“Dealing with people freaked me out,” Carol admitted.

She turned down the invitation, using work as an excuse.

At that time, she was a chain-smoking workaholic. Her typical day started in the late morning when she saw clients. She would work into the early hours of the morning and over the weekends.

But the counselling leader persisted.

Carol eventually accepted the invitation, praying: “Lord, this door is opening and, if You want me to go through it, I will give it a try.”

Ready-made support group

Just months later on August 5, 2003, a suicide bomber detonated a bomb outside the JC Marriott Hotel in Jakarta where Carol and three colleagues were having lunch.

Carol saw a bright light and afterwards heard God’s voice guide her out of the carnage. (Read about her miraculous escape below.)

“Carol, get out”: Jakarta hotel bomb blast survivor recalls the voice that guided her to safety 20 years ago


The explosion killed 13 people and injured 150 people, many seriously.

(The AP video below shows the aftermath of the blast that Carol escaped from.

TRIGGER WARNING: The following contains graphic descriptions and images that may be distressing to some.)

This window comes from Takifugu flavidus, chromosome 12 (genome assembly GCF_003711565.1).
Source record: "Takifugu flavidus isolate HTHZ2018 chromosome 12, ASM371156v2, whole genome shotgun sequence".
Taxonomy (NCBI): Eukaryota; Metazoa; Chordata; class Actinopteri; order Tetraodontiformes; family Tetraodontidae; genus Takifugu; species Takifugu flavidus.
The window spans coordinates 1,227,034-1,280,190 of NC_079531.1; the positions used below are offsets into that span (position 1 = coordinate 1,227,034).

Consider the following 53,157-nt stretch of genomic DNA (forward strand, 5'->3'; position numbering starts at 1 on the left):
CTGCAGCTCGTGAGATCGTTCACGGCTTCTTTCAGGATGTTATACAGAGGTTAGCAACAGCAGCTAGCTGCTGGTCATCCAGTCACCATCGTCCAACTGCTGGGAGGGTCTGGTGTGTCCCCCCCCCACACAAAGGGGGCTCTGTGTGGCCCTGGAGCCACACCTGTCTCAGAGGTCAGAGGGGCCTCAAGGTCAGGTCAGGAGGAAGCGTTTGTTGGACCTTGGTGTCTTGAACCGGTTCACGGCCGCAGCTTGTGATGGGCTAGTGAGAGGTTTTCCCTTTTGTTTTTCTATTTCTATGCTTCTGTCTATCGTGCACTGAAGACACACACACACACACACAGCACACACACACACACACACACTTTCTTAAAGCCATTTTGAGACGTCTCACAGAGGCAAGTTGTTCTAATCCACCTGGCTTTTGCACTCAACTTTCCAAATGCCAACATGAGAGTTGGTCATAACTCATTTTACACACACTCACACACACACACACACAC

Carol suffered 14% burns to her face, hands, arm and thigh.

She underwent painful skin graft surgery and operations to fix her broken jaw and four severed facial nerves.

SGH Burns Centre

Carol suffered horrific burns to her hands in the blast. Screenshot from Channel U documentary, Sense of Being, that featured Carol’s rehabilitation and recovery in Singapore.

Her fellow counsellors from Wesley Church became her “ready-made support group” during her recovery.

“I felt I didn’t have a single friend in the industry I had worked in for 25 years … I was very arrogant.”

“God had put in place this ready-made support group for me.

“It touched me as I felt I didn’t have a single friend in the industry I had worked in for 25 years.